There are 2 ferry routes operating between Scotland and Island of Coll offering you combined total of 8 sailings per week. Caledonian MacBrayne operates 2 routes, Oban to Coll runs 1 time per week & Tiree to Coll about 7 times weekly.
As the frequency and duration of crossings on some routes varies we would advise that you do a live search for crossings from Scotland to Island of Coll to get the most up to date information.
Scotland is the northernmost country in the United Kingdom, occupying the Northern third of the land, sharing a border with England to the South.
Scotland is a beautiful country well-known for its dramatic scenery of mountains and rugged coastlines, with the natural scenes of the Highlands as a top winner.
The Scottish climate tends to be very changeable, but even though the sun might not always shine, the warm welcome from the wonderful diversity of landscapes attracts many visitors.
If you’re heading away from Scotland by ferry then Northern Ireland is easily accessible with a choice of routes and ferry companies. Travelling from the Scottish mainland to the Orkney, Shetland or any of the destinations off Scotland’s west coast is more convenient than ever before and you’ll get to take in some of the most spectacular coastlines and landscapes in the UK while you sail too.
The direct route to the continent is no longer available, but there are numerous routes from Northern England to use instead.
The Island of Coll is part of the Inner Hebrides in Scotland, stretching thirteen miles long and just four miles wide.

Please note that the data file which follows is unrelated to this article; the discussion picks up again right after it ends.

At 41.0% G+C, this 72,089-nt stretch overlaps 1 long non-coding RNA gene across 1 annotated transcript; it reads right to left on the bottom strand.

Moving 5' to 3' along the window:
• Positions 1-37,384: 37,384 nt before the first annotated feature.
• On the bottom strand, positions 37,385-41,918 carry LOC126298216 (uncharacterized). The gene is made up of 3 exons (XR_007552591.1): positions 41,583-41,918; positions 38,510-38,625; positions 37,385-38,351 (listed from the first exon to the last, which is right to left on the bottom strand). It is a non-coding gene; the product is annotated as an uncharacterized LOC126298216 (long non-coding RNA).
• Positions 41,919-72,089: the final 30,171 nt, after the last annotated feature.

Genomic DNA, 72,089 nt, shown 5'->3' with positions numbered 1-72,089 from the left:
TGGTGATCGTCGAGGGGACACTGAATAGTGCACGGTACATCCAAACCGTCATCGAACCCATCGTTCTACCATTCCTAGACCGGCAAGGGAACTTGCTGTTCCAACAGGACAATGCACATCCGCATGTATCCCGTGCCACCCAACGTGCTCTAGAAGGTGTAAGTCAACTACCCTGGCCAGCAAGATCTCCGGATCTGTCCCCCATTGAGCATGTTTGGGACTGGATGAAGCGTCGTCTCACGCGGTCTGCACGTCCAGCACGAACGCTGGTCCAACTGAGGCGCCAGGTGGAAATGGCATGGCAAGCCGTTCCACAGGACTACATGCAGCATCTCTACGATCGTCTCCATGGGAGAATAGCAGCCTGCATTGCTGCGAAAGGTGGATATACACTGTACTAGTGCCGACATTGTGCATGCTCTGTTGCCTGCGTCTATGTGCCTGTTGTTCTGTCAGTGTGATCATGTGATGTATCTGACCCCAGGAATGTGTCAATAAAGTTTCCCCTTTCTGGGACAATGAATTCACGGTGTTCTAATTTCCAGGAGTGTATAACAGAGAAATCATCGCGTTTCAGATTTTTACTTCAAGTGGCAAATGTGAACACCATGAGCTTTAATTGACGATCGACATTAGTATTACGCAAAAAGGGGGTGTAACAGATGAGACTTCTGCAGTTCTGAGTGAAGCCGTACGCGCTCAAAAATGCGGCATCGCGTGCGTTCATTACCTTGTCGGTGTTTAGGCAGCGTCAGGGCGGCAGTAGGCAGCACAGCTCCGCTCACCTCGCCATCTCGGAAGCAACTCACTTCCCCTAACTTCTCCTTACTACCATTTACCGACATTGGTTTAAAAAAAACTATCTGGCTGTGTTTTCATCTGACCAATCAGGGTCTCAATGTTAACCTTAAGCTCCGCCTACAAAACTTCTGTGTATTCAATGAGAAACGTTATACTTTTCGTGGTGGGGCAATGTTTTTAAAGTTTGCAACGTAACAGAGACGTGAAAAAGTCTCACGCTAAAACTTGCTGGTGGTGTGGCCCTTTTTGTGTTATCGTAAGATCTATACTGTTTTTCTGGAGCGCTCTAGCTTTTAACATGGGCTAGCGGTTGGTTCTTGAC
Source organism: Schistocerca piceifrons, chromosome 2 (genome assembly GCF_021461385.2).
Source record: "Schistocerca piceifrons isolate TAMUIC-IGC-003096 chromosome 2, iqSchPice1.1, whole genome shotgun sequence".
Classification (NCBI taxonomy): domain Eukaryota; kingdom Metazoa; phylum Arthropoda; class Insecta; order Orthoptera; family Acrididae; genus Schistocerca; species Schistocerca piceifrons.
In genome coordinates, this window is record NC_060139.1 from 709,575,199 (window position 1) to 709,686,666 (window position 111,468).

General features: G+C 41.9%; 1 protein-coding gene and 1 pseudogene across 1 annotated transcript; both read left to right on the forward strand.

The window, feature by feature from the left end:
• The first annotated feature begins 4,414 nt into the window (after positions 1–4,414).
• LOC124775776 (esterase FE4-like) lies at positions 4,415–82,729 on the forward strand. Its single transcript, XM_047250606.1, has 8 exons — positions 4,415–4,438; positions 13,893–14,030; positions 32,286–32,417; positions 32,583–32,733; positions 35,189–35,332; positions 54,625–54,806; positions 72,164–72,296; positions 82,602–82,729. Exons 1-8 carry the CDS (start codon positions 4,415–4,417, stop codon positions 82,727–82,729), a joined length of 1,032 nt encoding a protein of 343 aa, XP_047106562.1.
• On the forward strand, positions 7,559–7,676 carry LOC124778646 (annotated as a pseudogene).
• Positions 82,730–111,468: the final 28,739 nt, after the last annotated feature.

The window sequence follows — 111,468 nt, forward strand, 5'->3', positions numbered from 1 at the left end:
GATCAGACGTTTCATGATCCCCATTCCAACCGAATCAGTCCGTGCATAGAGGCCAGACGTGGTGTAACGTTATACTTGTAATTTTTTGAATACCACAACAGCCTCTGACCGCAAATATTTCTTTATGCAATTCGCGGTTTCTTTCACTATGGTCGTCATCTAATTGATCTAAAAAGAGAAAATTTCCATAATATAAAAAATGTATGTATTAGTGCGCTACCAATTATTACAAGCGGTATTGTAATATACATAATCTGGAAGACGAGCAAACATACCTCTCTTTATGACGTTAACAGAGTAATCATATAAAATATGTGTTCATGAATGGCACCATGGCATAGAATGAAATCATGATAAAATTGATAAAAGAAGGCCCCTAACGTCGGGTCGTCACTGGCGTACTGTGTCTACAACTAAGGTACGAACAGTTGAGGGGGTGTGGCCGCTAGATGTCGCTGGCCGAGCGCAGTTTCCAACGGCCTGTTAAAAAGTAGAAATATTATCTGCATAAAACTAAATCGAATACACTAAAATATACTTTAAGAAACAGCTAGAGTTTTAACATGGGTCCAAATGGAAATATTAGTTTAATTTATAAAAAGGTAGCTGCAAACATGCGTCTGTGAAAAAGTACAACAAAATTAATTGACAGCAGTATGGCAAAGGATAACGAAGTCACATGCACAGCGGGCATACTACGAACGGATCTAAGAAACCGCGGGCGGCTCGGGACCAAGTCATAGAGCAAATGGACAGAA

Fringed by sandy beaches and filled with flower-covered machairs, Coll’s scenery is one of the most delightful in the Scottish Isles. On the other hand, surfers, windsurfers and sailors frequent this small island’s shores for the immense breaks and classically British, windy weather.
Arinagour is the main settlement, home to around half the population, found to the west of loch Eathearrna. As the first point of call for passengers disembarking the ferry, Arinagour is well connected with the island’s top attraction, Breacachadh Castle and offers immediate sights of the wonderful Hebridean wildlife which includes puffins, the Lochoir Highland Pony, basking sharks and minke whales.
The port city of Oban is one of the mainland’s gateways to the Inner Hebrides, so there are regular crossings to the Isle of Coll from there. On top of that, the neighbouring Isle of Tiree to the southwest offers daily routes, usually lasting under an hour.